Those of us involved in the Design Division of Chariton Area Chamber-Main Street move from place to place for monthly meetings --- in the Chamber conference room now and then, at the high school since two of our members are students, last month in the now-vacant former home of the Chariton newspapers and yesterday --- in the post-World War II annex to the American Legion Hall, built to house the Legionnaires' bar and club room, now refurbished as a conference room/meeting space.
So we were sitting around a table talking about a space that now looks much like any other well-appointed modern conference room, mostly for the benefit of division members who had never been inside before, and someone mentioned that this wing of the post-World War I hall --- a dignified and graceful brick structure designed by Chariton architect William Lee Perkins --- was a repurposed Quonset hut, purchased as thousands were after World War II as government surplus and then given a masonry facade that disguises the hoop shape of the original corrugated metal building.
Some were surprised some years ago, when the time came to add the Legion Hall to the National Register of Historic Places, that our architectural historian was as excited by the "hut" as she was by the main building and it became a major talking point in the building's successful nomination.
The surprise yesterday, at least to those of use more or less in the Baby Boomer generation, was that our younger friends, from high school age through Millennial, had no idea what a Quonset hut was. Oops. Time moves on and forgetfulness takes charge.
On an entirely different and far more significant level, Thursday also was Yom Hashoah, or Holocaust Remembrance Day --- not something we talked about at that morning meeting.
But I did read several reports during the day suggesting that our collective memory of the Holocaust and its implications also is fading as Holocaust survivors and World War II veterans die and Baby Boomers age.
A surprising number, especially of Millennials (roughly defined as those 18-34 years of age), had little if any knowledge of the Holocaust according to one survey, more underestimated its toll (approximately 6 million European Jews were slaughtered) and many couldn't name even one of the notorious "camps" where slaughter occurred --- Auschwitz, for example.
And then there were the posts that appeared in my social media feeds that focused on what generally is characterized as "comparative genocide."
Those who enter this historical minefield generally argue that while the Holocaust was undeniably horrible, comparaisons can be made between it and other atrocities --- in the United States, for example, with the horrors of slavery and the fate of millions of indigenous people.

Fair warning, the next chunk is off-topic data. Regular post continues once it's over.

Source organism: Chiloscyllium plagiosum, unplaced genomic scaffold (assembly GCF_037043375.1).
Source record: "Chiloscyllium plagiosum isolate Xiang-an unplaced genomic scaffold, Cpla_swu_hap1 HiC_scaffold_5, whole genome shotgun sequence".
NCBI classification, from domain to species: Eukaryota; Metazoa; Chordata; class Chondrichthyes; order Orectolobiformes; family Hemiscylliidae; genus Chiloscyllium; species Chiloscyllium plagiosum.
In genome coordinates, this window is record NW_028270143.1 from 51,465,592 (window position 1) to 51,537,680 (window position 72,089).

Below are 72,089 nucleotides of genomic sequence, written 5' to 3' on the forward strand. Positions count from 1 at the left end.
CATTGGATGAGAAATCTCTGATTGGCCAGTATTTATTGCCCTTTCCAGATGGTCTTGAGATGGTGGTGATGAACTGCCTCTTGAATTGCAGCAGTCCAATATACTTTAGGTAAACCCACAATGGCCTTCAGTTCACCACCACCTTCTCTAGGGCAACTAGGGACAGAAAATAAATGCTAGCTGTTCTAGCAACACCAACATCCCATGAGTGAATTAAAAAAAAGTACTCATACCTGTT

On the one hand, it's positive to see growing awareness of humanity's "inhumanity" on various levels; on the other, it's very important to understand the that Holocaust was unique in human history in ways that defy comparison.
Winston Churchill declared, "'There is no doubt this is the most horrible crime ever committed in the whole history of the world, and it has been done by scientific machinery by nominally civilised men in the name of a great State and one of the leading races of Europe."
And Holocaust scholar Deborah Lipstadt has added, "It was the only time in recorded history that a state tried to destroy an entire people, regardless of an individual's age, sex, location, profession, or belief. And it is the only instance in which the perpetrators conducted this genocide for no ostensible material, territorial, or political gain."
As many others have pointed out, the Holocaust remains beyond comprehension. Which is why it must be remembered.
We all look for explanations. I'm convinced, for example, that the seeds of the Holocaust --- and much other wickedness --- were planted and nurtured by the Christian movement as it wrestled its way into power and worked to solidify its influence, still an ongoing process.
But that doesn't explain the Holocaust, neither promoted nor countenanced by the church as a whole although certainly tolerated in its darkest recesses.
It remains an example, perhaps the purest, of pure evil and a reminder of what can happen when the careful balance in all of us between good and evil tips toward the latter.